(Idiopathic Thrombocytopenic Purpura; Immune Thrombocytopenic Purpura; ITP)
Immune thrombocytopenia (ITP) is a bleeding disorder caused by decrease in the number of platelets (thrombocytes) that occurs in a person who does not have another disease.
Platelets are cell fragments that circulate in the bloodstream and help blood clot (see also Overview of Platelet Disorders). The blood usually contains about 140,000 to 440,000 platelets per microliter. When the platelet count falls below about 50,000 platelets per microliter of blood, bleeding can occur even after relatively minor injury. The most serious risk of bleeding, however, generally does not occur until the platelet count falls below 10,000 to 20,000 platelets per microliter of blood. At these very low levels, bleeding may occur without any recognized injury.
Immune thrombocytopenia is a disorder in which antibodies form and destroy the body's platelets. Why the antibodies form is not known; however, in children ITP often occurs after a viral infection. Although the bone marrow may increase platelet production to compensate for the destruction, the supply cannot keep up with the demand.
In adults, ITP is usually long lasting (chronic), but in children ITP often resolves on its own.
Symptoms of immune thrombocytopenia may develop suddenly or gradually and subtly.
Bleeding in the skin may be the first sign of a low platelet count. Many tiny red dots (petechiae) often appear in the skin on the lower legs, and minor injuries may cause black-and-blue bruises (ecchymoses). The gums may bleed, and blood may appear in the stool or urine. Menstrual periods or nosebleeds may be unusually heavy. Bleeding may be hard to stop.
Bleeding worsens as the number of platelets decreases. People who have very few platelets may lose large amounts of blood into the digestive tract or may develop life-threatening bleeding in the brain even though they have not been injured.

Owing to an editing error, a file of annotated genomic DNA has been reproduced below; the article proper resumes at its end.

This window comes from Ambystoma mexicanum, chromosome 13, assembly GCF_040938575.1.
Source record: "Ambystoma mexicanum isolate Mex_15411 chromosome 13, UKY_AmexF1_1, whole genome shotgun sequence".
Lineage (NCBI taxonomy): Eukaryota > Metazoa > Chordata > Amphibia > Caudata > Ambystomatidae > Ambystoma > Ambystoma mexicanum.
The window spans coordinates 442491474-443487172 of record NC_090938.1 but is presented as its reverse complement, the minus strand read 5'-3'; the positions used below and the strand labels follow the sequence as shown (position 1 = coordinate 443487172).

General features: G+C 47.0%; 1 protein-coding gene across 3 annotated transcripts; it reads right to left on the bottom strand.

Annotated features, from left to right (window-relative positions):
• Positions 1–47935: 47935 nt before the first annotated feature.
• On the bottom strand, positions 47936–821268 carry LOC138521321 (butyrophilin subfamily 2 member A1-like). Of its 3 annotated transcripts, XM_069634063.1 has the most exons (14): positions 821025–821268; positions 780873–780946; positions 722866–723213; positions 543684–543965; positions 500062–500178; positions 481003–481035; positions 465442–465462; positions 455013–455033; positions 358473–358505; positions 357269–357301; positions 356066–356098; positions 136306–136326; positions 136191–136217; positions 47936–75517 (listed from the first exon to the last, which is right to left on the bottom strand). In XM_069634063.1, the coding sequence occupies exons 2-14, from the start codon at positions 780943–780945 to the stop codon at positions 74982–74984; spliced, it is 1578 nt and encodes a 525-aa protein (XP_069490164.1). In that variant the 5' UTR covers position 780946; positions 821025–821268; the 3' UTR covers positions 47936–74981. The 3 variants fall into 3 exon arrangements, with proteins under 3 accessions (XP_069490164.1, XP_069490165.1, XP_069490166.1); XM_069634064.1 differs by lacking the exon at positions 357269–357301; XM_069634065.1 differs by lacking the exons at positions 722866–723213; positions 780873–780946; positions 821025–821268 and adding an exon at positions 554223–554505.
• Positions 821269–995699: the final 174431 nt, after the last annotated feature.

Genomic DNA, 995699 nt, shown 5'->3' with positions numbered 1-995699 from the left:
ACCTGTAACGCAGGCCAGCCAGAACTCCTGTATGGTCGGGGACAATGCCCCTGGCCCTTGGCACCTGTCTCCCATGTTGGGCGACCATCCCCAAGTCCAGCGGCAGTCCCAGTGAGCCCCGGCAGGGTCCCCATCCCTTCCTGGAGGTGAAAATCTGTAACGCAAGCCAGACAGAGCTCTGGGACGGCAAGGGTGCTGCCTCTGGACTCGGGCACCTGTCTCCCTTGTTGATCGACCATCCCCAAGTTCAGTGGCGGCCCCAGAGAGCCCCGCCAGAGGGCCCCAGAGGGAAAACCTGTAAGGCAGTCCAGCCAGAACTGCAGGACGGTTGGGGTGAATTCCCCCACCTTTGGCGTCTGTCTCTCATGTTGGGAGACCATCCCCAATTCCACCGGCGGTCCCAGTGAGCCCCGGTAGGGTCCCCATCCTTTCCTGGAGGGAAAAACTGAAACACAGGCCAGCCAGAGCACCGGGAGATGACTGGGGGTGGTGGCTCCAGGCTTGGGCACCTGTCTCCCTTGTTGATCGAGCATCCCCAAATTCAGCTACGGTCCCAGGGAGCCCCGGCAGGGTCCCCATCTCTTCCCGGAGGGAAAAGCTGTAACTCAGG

Doctors make the diagnosis of ITP when the platelet count is less than 100,000 per microliter of blood without a similar decrease in the red blood cell or white blood cell count, and when there is no other clear explanation for thrombocytopenia such as an infection, or use of certain drugs. There is no well-established test to confirm that a person has ITP.
The platelet count may be measured with an automated counter to determine the severity of thrombocytopenia, and a sample of blood must be examined under a microscope to provide clues to its cause. Microscope examination is crucial in distinguishing ITP from thrombotic thrombocytopenic purpura (TTP) and hemolytic-uremic syndrome (HUS). TTP and HUS are other disorders that can cause thrombocytopenia. Rarely, a sample of bone marrow is removed and examined under a microscope (bone marrow biopsy and aspiration) to provide information about platelet production.
In ITP, the antibodies that destroy platelets can be blocked temporarily with a corticosteroid (for example, prednisone) or intravenous immune globulin, allowing the number of platelets to increase. Children usually recover within several weeks to months after this treatment.
Some adults recover during the first year, but most do not. Adults who do not respond adequately to corticosteroids may require additional drugs that suppress the immune system, including rituximab, azathioprine, or mycophenolate.
Some adults (but not children) with ITP eventually require surgical removal of the spleen (splenectomy) to increase the number of platelets. A downside to splenectomy is an increased risk of certain life-threatening infections. People who undergo splenectomy may be given certain antibiotics or vaccines that lessen (but do not eliminate) this risk.
Newer drugs, called thrombopoietin-receptor agonists (such as romiplostim and eltrombopag), increase the rate of platelet production and may be effective for years. These drugs are especially useful for people who are not able to undergo (or are unwilling to undergo) splenectomy.